A boiling water burn or a scald is caused by direct contact with very hot water or steam. When your skin is scalded, you'll feel immediate pain. Over one million patients seek emergency treatment for burns in the U.S. -- and at least 10,000 people die from burn-related infections annually.
Boiling water burns can also be deliberate, like when you're attacked, and someone pours or throws the water at you. These kinds of burns are dangerous because they may cover more of your body than burns you get from accidentally spilling boiling water.
Boiling water usually causes more serious burns than hot water.
Follow these tips to prevent boiling water burns:
After getting scalded with boiling water, you'll feel a sudden, sharp pain. But if you or someone else suffers from third-degree burns or full-thickness burns, damage to the nerves under the skin can make you think that you're not hurt at all.
A first-degree burn or a superficial burn is a relatively minor injury that damages part of the epidermis or the first layer of your skin. This occurs when boiled water lightly splashes on you while cooking or when boiling water briefly touches your skin.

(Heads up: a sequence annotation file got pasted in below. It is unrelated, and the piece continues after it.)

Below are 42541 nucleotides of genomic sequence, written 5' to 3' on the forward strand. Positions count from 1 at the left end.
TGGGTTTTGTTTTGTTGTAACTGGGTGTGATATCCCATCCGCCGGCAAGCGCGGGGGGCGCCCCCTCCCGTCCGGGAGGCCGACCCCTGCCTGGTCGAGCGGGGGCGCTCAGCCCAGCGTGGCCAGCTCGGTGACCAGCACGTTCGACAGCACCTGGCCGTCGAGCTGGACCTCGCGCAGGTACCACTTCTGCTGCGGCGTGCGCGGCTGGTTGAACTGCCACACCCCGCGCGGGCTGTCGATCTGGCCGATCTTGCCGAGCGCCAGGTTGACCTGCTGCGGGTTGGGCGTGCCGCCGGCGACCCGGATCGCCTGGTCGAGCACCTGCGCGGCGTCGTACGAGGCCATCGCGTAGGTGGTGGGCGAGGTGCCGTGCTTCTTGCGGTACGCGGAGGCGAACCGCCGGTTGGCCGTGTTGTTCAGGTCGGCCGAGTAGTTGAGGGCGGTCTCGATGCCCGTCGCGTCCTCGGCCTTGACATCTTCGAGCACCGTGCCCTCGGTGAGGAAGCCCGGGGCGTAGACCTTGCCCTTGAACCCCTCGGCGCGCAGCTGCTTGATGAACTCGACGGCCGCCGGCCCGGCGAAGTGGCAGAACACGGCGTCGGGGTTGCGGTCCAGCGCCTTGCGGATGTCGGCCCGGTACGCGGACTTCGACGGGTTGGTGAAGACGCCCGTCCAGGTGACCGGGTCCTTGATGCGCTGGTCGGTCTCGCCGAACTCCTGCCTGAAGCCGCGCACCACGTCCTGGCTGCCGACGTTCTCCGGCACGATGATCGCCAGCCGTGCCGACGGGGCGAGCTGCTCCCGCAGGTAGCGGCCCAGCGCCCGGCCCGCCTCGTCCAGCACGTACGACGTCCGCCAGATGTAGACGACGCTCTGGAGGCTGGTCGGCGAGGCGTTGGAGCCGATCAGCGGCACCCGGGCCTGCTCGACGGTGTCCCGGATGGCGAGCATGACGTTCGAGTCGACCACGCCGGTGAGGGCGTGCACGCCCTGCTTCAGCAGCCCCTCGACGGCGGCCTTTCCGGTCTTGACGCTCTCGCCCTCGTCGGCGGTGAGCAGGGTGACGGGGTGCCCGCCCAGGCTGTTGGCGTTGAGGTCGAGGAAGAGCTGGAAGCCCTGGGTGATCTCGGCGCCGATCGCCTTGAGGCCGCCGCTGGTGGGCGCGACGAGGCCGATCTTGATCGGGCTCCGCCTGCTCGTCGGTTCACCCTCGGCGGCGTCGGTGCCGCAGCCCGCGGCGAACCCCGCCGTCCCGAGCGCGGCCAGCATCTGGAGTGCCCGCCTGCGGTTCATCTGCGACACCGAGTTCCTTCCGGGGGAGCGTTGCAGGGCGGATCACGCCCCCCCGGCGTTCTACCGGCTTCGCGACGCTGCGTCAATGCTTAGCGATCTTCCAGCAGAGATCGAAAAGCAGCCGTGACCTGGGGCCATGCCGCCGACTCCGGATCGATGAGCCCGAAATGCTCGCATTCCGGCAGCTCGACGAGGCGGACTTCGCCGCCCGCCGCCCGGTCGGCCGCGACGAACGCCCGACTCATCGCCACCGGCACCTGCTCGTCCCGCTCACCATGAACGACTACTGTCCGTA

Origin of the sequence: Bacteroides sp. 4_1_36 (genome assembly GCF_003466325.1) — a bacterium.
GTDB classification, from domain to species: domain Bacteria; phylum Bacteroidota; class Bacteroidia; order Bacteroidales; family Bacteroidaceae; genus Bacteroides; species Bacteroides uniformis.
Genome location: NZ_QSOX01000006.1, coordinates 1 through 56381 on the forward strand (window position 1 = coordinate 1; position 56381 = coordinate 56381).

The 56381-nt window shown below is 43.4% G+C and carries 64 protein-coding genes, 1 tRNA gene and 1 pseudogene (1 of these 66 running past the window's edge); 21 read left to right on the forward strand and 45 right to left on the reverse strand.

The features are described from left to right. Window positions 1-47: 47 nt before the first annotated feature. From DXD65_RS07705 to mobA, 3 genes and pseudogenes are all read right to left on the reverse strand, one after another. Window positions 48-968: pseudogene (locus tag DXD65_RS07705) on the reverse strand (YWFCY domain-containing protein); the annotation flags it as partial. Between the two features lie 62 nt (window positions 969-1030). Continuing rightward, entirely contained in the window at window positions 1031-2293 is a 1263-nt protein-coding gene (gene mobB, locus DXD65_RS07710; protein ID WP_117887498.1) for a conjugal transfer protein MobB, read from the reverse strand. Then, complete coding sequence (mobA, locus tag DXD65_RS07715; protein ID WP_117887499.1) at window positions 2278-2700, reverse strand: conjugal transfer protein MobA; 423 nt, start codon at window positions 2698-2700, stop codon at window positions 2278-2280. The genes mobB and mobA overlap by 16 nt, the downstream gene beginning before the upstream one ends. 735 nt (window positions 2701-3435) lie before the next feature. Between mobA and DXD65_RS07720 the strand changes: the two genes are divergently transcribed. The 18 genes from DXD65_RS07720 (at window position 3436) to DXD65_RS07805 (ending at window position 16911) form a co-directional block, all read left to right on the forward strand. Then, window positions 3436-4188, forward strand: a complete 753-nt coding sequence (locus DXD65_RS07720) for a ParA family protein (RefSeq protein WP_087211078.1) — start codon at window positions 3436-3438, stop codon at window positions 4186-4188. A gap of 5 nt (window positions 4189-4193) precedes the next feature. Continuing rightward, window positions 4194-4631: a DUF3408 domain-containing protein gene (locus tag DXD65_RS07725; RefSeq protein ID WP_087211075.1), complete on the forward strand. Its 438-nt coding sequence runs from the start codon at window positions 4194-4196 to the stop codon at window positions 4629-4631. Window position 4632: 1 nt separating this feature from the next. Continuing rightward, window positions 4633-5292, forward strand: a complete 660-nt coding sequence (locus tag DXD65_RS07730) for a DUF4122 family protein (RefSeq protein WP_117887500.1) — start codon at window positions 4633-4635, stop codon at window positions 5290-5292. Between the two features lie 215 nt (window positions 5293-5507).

A second-degree burn, or a partial-thickness burn, damages the epidermis and the dermis or the top of the second layer of skin. These burns are more serious, and they may occur if boiling water remains on the skin longer.
Second-degree burns may take two to three weeks to heal. In some cases, you may need a skin graft to treat this type of burn. Partial-thickness burns often leave scars that may fade after several years.
A third-degree burn or full-thickness burn is severe, and it penetrates all layers of your skin.
Full-thickness burns may cause serious infections. They can also be fatal if you don't receive immediate medical treatment. Immersion in boiling water for a long time may cause a third-degree burn.
Third-degree burns may require hospitalization and treatment may include skin grafting, surgery, or medication.
Applying immediate first aid may help reduce the risk of serious complications after getting a boiling water burn. (Related: Why first aid training is a must for all preppers.)
If you sustain a boiling water burn, follow the tips below.
You may require emergency treatment if the burn:
Get medical help immediately if a person:
Consult a physician if signs of infection occur, such as fever, red streaks, or draining pus.
Follow the tips below to treat minor burns:
In most cases, first-degree burns will heal with the proper home treatment. Second-degree burns on large areas of the body and third-degree burns often require professional evaluation and treatment. The patient often needs weeks or months to recover.
Some complications of severe burns may include:
Boiling water burns are common and applying emergency first aid immediately may help prevent serious complications and save someone's life.